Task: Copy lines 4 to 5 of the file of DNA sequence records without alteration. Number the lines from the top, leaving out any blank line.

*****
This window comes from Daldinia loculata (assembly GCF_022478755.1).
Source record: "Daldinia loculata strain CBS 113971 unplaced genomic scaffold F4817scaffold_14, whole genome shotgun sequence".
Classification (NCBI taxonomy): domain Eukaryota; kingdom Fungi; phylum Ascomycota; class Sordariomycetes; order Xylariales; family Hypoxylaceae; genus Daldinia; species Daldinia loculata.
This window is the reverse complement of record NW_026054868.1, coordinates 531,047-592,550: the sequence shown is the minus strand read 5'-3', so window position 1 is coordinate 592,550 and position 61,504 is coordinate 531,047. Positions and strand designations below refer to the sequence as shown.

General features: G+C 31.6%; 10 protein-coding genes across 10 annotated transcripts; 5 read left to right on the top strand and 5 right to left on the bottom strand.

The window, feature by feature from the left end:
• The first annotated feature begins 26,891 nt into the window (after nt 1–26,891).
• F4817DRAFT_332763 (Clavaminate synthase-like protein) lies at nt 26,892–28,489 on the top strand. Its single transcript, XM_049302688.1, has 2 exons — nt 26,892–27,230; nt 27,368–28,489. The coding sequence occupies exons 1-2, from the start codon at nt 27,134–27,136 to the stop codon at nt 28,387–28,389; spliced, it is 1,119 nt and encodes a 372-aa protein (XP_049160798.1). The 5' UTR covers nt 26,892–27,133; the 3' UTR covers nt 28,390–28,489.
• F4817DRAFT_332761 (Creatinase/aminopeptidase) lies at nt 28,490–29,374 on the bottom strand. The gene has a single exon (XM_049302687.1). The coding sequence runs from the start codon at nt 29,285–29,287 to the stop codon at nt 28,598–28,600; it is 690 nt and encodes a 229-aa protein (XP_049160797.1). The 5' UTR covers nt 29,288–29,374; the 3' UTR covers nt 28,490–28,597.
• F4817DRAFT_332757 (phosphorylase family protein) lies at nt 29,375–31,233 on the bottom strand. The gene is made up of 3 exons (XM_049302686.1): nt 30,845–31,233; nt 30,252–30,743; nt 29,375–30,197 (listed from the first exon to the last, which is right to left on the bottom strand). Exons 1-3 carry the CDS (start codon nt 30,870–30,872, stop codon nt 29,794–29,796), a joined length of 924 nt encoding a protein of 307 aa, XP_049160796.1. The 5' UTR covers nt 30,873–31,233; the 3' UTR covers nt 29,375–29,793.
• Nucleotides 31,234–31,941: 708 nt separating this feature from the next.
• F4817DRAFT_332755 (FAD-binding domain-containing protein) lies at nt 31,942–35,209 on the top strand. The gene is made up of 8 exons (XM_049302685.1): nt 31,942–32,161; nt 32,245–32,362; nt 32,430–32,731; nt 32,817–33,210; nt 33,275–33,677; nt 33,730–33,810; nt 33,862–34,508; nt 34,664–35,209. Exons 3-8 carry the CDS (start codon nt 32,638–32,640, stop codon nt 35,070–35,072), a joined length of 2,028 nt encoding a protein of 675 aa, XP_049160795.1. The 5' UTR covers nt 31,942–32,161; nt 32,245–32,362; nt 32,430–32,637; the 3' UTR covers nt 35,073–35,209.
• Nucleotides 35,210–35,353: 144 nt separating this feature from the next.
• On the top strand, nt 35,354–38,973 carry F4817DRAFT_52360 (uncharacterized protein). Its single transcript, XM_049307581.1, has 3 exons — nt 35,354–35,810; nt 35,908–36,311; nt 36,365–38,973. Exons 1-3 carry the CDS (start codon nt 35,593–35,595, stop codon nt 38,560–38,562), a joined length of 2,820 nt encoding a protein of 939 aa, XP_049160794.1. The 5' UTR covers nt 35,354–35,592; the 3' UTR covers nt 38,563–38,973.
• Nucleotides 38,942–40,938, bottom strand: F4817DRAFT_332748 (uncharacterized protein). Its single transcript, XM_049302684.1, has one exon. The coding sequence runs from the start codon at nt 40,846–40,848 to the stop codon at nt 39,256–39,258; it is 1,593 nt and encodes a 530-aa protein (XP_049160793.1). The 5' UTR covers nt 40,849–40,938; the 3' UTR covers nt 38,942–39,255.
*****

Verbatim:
This window is the reverse complement of record NW_026054868.1, coordinates 531,047-592,550: the sequence shown is the minus strand read 5'-3', so window position 1 is coordinate 592,550 and position 61,504 is coordinate 531,047. Positions and strand designations below refer to the sequence as shown.

General features: G+C 31.6%; 10 protein-coding genes across 10 annotated transcripts; 5 read left to right on the top strand and 5 right to left on the bottom strand.